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[casi] assasinations

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I wonder what the rationale is behind this sort of activity.  Obviously in
Iraq where we have large numbers of troops, copters, jets etc., we could simply
drop in on these folks and capture, question, etc.  Why then do we use drones
and hellfire missiles and simply kill people?  What about due process?  Does
anyone know how this sort of activity is justified?  Would this not be illegal
under international law?  George the Lesser declared the "war" to be over or
some such, this seems odd to me.  Perhaps there is more to this story?  Anyone?
 Anyone?  Bueller?
After Missile Raid on Convoy, U.S. Hunts for Hussein's DNA


>ASHINGTON, June 22 — An American Predator drone aircraft firing Hellfire
missiles destroyed a convoy last week that was believed to be carrying fugitive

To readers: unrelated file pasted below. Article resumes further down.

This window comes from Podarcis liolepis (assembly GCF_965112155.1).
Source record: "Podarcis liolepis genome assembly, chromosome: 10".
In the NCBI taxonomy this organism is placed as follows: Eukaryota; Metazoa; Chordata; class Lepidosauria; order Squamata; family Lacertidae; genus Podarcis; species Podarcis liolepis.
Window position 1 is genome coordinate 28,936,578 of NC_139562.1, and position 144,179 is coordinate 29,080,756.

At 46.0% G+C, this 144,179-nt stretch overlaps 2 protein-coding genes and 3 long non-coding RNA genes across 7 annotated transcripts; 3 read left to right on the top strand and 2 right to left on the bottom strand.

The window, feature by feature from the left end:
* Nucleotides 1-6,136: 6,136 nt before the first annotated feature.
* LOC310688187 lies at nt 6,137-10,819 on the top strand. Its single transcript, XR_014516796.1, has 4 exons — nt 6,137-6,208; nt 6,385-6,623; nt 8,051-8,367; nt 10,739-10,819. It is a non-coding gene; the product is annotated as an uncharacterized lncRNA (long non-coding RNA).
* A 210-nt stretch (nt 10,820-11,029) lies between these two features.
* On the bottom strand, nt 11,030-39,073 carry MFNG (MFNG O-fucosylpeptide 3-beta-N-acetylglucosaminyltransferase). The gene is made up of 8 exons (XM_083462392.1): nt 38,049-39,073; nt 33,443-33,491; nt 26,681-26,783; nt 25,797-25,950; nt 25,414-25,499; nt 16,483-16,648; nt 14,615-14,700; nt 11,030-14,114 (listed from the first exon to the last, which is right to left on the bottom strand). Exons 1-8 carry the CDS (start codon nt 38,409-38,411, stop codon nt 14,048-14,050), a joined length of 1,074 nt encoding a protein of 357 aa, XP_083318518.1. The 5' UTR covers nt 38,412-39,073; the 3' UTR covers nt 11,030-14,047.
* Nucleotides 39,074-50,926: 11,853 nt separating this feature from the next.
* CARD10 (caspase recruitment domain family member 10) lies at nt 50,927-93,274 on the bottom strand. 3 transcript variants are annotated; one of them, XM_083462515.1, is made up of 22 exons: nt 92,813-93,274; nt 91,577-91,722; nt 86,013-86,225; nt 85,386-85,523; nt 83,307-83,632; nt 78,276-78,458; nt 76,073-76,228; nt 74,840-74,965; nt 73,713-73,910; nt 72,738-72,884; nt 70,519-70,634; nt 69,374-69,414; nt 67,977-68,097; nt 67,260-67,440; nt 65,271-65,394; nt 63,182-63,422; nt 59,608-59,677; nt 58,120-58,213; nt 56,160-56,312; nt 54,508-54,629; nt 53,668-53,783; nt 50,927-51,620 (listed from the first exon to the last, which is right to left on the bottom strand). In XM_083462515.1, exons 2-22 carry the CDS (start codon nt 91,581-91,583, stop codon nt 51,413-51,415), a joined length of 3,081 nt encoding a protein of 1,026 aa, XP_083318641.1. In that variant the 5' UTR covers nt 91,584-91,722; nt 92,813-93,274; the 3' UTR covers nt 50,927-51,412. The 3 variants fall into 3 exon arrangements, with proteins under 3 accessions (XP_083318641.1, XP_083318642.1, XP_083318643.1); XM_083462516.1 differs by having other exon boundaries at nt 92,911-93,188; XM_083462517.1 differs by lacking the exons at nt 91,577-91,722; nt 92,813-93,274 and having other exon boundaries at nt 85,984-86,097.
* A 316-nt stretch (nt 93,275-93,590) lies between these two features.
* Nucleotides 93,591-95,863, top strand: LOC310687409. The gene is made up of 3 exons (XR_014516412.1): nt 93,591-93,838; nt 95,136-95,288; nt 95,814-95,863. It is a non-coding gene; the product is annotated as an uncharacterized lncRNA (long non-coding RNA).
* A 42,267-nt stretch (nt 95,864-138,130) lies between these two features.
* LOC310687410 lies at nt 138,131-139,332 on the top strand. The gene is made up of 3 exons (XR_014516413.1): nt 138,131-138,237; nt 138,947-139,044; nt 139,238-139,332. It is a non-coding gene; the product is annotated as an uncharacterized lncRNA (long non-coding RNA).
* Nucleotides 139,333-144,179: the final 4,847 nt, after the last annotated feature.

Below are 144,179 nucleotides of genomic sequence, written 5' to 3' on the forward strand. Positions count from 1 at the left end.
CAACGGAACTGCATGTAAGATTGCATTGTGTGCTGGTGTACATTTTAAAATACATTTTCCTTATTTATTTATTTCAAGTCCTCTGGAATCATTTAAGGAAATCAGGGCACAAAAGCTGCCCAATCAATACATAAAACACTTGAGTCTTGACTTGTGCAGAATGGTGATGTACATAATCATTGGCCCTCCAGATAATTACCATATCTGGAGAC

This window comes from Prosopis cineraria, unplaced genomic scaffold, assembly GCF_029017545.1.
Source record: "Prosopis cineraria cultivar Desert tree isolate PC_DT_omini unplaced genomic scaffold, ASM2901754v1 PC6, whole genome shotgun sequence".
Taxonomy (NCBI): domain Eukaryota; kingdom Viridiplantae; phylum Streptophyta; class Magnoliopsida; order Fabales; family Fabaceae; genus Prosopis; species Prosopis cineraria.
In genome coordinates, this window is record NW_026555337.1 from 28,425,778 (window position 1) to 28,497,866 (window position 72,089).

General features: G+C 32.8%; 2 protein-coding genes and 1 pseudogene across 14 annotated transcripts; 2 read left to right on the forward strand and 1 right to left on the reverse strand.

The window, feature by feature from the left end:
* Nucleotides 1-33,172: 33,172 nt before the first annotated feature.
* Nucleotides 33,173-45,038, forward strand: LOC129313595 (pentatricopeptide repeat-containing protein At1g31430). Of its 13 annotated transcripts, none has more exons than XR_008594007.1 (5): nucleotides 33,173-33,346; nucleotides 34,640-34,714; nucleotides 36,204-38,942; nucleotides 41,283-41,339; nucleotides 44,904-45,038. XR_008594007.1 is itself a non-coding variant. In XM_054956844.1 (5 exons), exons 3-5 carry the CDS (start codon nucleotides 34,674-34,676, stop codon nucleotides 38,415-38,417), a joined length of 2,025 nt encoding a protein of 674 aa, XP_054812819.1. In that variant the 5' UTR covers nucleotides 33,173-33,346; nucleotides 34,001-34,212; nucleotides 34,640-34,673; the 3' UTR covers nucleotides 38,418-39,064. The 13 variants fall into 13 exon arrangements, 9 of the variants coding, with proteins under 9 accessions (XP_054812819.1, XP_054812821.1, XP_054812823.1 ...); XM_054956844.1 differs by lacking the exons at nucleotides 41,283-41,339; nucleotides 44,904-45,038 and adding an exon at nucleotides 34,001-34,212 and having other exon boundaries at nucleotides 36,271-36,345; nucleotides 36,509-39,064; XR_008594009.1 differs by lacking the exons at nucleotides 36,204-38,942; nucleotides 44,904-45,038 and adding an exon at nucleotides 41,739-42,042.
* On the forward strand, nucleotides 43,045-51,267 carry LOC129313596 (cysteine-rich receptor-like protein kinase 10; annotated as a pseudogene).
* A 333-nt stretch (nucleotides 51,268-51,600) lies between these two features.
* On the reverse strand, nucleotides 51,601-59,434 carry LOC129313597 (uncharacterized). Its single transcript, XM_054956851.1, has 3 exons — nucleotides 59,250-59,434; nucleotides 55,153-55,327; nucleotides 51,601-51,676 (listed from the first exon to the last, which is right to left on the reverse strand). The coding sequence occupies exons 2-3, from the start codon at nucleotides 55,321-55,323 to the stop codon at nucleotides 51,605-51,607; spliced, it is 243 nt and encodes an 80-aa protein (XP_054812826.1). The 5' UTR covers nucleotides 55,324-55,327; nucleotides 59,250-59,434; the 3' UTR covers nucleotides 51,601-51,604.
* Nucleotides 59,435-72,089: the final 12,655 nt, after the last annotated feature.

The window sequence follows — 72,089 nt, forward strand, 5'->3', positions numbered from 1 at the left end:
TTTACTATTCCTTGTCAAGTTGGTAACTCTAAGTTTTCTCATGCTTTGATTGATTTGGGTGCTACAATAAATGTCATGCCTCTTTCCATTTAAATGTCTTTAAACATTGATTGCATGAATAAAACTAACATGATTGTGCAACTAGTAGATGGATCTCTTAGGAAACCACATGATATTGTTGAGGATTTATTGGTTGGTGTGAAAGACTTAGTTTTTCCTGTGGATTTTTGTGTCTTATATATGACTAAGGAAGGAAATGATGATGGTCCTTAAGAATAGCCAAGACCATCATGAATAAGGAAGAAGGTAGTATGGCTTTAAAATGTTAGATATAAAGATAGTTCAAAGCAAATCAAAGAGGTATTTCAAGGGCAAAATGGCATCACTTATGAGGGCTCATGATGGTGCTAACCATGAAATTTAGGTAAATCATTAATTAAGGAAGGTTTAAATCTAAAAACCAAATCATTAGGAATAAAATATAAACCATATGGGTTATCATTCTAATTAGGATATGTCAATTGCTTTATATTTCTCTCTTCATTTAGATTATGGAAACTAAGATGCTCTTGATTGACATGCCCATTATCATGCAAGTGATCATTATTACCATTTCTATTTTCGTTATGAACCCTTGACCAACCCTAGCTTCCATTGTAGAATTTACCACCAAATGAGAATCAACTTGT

Iraqi leaders, and experts are trying to determine whether those killed might
have included Saddam Hussein or his sons, United States government officials
said today.The officials said they had obtained intelligence indicating that
senior Iraqi leaders were traveling in the convoy. They suggested that the
intelligence might have come from an intercepted telephone conversation or an
informant. The attack took place Wednesday near the Syrian border in western
Iraq.There was no evidence so far, the officials said, to support the idea that Mr.
Hussein or his sons might have been killed in the raid, and some officials were
doubtful that they were. But they said intelligence teams, including DNA
experts, were at the site to review the wreckage and assess the evidence.Officials